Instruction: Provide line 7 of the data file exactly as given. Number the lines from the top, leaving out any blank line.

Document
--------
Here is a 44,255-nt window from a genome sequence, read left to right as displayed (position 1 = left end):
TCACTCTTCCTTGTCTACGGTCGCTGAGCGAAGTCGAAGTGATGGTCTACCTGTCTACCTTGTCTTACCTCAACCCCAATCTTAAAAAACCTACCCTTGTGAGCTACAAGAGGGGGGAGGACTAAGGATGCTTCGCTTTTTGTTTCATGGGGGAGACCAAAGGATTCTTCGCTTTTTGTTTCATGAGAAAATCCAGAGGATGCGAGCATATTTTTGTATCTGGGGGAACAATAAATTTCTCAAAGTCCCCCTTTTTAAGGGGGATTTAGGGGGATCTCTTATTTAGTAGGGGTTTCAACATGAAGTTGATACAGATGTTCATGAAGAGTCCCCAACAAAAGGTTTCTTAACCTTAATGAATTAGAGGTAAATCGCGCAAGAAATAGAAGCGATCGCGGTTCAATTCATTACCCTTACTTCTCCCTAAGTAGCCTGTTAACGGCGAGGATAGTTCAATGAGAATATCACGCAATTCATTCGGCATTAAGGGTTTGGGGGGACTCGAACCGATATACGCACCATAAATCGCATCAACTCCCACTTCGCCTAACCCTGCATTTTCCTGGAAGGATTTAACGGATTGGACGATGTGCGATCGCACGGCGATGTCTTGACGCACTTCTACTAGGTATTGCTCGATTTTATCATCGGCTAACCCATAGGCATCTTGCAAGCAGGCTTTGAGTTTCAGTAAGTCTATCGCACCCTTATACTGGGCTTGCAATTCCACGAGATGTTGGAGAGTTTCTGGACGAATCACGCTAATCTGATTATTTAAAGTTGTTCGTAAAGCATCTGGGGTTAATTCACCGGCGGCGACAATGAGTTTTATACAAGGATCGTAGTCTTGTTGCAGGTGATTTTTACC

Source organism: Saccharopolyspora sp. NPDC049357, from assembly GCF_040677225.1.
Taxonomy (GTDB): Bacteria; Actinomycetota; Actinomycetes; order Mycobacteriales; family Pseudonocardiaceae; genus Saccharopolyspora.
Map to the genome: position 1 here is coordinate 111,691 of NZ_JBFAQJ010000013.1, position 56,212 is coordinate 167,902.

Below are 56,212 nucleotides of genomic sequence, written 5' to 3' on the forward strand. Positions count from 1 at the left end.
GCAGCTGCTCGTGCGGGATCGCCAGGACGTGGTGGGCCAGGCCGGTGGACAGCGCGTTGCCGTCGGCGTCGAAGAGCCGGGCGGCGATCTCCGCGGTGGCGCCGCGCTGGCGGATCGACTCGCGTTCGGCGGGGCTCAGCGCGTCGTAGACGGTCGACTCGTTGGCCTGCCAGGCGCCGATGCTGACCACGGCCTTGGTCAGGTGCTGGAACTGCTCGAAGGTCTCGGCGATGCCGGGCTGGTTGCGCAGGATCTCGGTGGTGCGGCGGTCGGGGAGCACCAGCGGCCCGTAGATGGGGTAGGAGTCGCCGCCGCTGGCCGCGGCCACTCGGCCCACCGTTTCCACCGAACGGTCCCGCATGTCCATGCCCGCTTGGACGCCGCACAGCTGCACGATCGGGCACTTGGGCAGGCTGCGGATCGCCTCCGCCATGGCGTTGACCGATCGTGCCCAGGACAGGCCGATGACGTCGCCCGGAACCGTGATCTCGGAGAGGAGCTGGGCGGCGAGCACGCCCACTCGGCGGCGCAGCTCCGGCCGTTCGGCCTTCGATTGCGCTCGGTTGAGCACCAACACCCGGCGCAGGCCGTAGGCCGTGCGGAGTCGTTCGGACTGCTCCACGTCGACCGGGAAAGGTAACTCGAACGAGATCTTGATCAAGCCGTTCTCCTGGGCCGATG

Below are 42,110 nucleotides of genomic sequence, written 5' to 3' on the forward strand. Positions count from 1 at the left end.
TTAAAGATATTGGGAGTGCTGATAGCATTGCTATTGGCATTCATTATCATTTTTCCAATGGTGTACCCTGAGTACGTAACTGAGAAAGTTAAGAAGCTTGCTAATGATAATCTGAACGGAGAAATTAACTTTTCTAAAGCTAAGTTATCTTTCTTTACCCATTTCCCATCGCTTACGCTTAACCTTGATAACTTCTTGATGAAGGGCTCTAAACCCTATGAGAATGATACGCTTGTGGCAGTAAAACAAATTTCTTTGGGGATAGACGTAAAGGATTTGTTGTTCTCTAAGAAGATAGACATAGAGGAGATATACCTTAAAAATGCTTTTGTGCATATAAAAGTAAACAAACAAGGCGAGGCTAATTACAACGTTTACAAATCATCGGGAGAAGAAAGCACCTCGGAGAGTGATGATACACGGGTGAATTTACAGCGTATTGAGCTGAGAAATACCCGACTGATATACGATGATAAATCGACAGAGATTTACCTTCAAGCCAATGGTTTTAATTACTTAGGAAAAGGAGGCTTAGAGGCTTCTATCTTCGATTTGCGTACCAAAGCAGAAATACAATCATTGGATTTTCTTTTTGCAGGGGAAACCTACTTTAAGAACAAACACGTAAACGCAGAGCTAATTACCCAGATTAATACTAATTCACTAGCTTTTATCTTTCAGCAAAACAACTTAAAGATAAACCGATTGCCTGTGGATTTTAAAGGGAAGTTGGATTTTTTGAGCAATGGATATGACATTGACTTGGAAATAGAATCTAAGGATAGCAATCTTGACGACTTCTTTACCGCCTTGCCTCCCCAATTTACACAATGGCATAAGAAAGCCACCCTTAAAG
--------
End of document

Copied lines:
GCAGCTGCTCGTGCGGGATCGCCAGGACGTGGTGGGCCAGGCCGGTGGACAGCGCGTTGCCGTCGGCGTCGAAGAGCCGGGCGGCGATCTCCGCGGTGGCGCCGCGCTGGCGGATCGACTCGCGTTCGGCGGGGCTCAGCGCGTCGTAGACGGTCGACTCGTTGGCCTGCCAGGCGCCGATGCTGACCACGGCCTTGGTCAGGTGCTGGAACTGCTCGAAGGTCTCGGCGATGCCGGGCTGGTTGCGCAGGATCTCGGTGGTGCGGCGGTCGGGGAGCACCAGCGGCCCGTAGATGGGGTAGGAGTCGCCGCCGCTGGCCGCGGCCACTCGGCCCACCGTTTCCACCGAACGGTCCCGCATGTCCATGCCCGCTTGGACGCCGCACAGCTGCACGATCGGGCACTTGGGCAGGCTGCGGATCGCCTCCGCCATGGCGTTGACCGATCGTGCCCAGGACAGGCCGATGACGTCGCCCGGAACCGTGATCTCGGAGAGGAGCTGGGCGGCGAGCACGCCCACTCGGCGGCGCAGCTCCGGCCGTTCGGCCTTCGATTGCGCTCGGTTGAGCACCAACACCCGGCGCAGGCCGTAGGCCGTGCGGAGTCGTTCGGACTGCTCCACGTCGACCGGGAAAGGTAACTCGAACGAGATCTTGATCAAGCCGTTCTCCTGGGCCGATG